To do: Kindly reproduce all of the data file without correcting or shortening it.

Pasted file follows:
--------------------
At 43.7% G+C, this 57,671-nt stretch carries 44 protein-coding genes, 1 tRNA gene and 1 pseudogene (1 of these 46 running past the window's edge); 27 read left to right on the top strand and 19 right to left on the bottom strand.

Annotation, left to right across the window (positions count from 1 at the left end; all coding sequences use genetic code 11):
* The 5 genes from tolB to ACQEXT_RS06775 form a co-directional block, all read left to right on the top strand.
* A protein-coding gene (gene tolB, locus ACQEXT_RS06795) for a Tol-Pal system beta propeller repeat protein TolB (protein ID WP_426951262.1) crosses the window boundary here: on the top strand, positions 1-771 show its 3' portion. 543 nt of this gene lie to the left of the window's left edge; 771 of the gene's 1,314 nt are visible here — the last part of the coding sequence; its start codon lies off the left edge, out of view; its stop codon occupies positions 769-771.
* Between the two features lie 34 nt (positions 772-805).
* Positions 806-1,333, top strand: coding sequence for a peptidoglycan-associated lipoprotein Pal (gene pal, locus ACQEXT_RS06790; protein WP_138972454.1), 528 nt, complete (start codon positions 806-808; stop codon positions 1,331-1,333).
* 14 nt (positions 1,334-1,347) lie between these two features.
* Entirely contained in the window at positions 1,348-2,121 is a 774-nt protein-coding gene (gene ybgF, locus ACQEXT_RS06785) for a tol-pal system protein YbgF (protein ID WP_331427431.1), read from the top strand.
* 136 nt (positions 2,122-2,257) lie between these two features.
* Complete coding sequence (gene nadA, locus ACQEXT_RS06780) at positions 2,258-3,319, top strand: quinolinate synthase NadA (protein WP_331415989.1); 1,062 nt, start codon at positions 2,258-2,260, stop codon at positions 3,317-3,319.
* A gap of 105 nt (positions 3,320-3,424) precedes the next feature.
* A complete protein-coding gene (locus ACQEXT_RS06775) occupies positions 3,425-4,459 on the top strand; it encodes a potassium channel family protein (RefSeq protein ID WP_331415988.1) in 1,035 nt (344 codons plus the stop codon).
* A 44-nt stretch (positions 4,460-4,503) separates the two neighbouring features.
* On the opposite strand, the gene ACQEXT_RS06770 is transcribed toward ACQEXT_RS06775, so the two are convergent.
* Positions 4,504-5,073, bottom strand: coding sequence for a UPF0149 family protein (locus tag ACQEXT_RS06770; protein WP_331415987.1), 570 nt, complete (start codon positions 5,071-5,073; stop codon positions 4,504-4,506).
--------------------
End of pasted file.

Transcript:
At 43.7% G+C, this 57,671-nt stretch carries 44 protein-coding genes, 1 tRNA gene and 1 pseudogene (1 of these 46 running past the window's edge); 27 read left to right on the top strand and 19 right to left on the bottom strand.

Annotation, left to right across the window (positions count from 1 at the left end; all coding sequences use genetic code 11):
* The 5 genes from tolB to ACQEXT_RS06775 form a co-directional block, all read left to right on the top strand.
* A protein-coding gene (gene tolB, locus ACQEXT_RS06795) for a Tol-Pal system beta propeller repeat protein TolB (protein ID WP_426951262.1) crosses the window boundary here: on the top strand, positions 1-771 show its 3' portion. 543 nt of this gene lie to the left of the window's left edge; 771 of the gene's 1,314 nt are visible here — the last part of the coding sequence; its start codon lies off the left edge, out of view; its stop codon occupies positions 769-771.
* Between the two features lie 34 nt (positions 772-805).
* Positions 806-1,333, top strand: coding sequence for a peptidoglycan-associated lipoprotein Pal (gene pal, locus ACQEXT_RS06790; protein WP_138972454.1), 528 nt, complete (start codon positions 806-808; stop codon positions 1,331-1,333).
* 14 nt (positions 1,334-1,347) lie between these two features.
* Entirely contained in the window at positions 1,348-2,121 is a 774-nt protein-coding gene (gene ybgF, locus ACQEXT_RS06785) for a tol-pal system protein YbgF (protein ID WP_331427431.1), read from the top strand.
* 136 nt (positions 2,122-2,257) lie between these two features.
* Complete coding sequence (gene nadA, locus ACQEXT_RS06780) at positions 2,258-3,319, top strand: quinolinate synthase NadA (protein WP_331415989.1); 1,062 nt, start codon at positions 2,258-2,260, stop codon at positions 3,317-3,319.
* A gap of 105 nt (positions 3,320-3,424) precedes the next feature.
* A complete protein-coding gene (locus ACQEXT_RS06775) occupies positions 3,425-4,459 on the top strand; it encodes a potassium channel family protein (RefSeq protein ID WP_331415988.1) in 1,035 nt (344 codons plus the stop codon).
* A 44-nt stretch (positions 4,460-4,503) separates the two neighbouring features.
* On the opposite strand, the gene ACQEXT_RS06770 is transcribed toward ACQEXT_RS06775, so the two are convergent.
* Positions 4,504-5,073, bottom strand: coding sequence for a UPF0149 family protein (locus tag ACQEXT_RS06770; protein WP_331415987.1), 570 nt, complete (start codon positions 5,071-5,073; stop codon positions 4,504-4,506).